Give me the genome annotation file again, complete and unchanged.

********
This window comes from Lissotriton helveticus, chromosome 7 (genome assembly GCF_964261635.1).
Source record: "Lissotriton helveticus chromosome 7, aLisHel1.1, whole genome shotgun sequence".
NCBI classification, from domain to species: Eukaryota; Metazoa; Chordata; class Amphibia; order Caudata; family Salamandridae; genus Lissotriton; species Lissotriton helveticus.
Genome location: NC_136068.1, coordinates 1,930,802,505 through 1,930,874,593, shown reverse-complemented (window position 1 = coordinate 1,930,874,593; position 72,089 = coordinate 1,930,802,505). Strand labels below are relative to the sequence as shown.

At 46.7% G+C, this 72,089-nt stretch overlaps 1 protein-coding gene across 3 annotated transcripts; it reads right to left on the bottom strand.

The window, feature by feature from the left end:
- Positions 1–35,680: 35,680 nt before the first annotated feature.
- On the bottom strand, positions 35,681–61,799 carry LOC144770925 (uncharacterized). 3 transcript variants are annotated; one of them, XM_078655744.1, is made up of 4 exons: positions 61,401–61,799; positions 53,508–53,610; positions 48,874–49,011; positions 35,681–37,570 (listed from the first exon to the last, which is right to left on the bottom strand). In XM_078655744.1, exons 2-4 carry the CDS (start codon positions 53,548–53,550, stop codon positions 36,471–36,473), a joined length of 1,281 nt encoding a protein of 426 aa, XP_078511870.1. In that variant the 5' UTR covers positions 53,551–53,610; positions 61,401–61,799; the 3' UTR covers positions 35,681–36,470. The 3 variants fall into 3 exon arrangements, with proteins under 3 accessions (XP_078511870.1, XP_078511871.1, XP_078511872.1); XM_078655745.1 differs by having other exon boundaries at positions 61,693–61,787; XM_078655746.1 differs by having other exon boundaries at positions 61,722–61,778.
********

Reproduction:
This window comes from Lissotriton helveticus, chromosome 7 (genome assembly GCF_964261635.1).
Source record: "Lissotriton helveticus chromosome 7, aLisHel1.1, whole genome shotgun sequence".
NCBI classification, from domain to species: Eukaryota; Metazoa; Chordata; class Amphibia; order Caudata; family Salamandridae; genus Lissotriton; species Lissotriton helveticus.
Genome location: NC_136068.1, coordinates 1,930,802,505 through 1,930,874,593, shown reverse-complemented (window position 1 = coordinate 1,930,874,593; position 72,089 = coordinate 1,930,802,505). Strand labels below are relative to the sequence as shown.

At 46.7% G+C, this 72,089-nt stretch overlaps 1 protein-coding gene across 3 annotated transcripts; it reads right to left on the bottom strand.

The window, feature by feature from the left end:
- Positions 1–35,680: 35,680 nt before the first annotated feature.
- On the bottom strand, positions 35,681–61,799 carry LOC144770925 (uncharacterized). 3 transcript variants are annotated; one of them, XM_078655744.1, is made up of 4 exons: positions 61,401–61,799; positions 53,508–53,610; positions 48,874–49,011; positions 35,681–37,570 (listed from the first exon to the last, which is right to left on the bottom strand). In XM_078655744.1, exons 2-4 carry the CDS (start codon positions 53,548–53,550, stop codon positions 36,471–36,473), a joined length of 1,281 nt encoding a protein of 426 aa, XP_078511870.1. In that variant the 5' UTR covers positions 53,551–53,610; positions 61,401–61,799; the 3' UTR covers positions 35,681–36,470. The 3 variants fall into 3 exon arrangements, with proteins under 3 accessions (XP_078511870.1, XP_078511871.1, XP_078511872.1); XM_078655745.1 differs by having other exon boundaries at positions 61,693–61,787; XM_078655746.1 differs by having other exon boundaries at positions 61,722–61,778.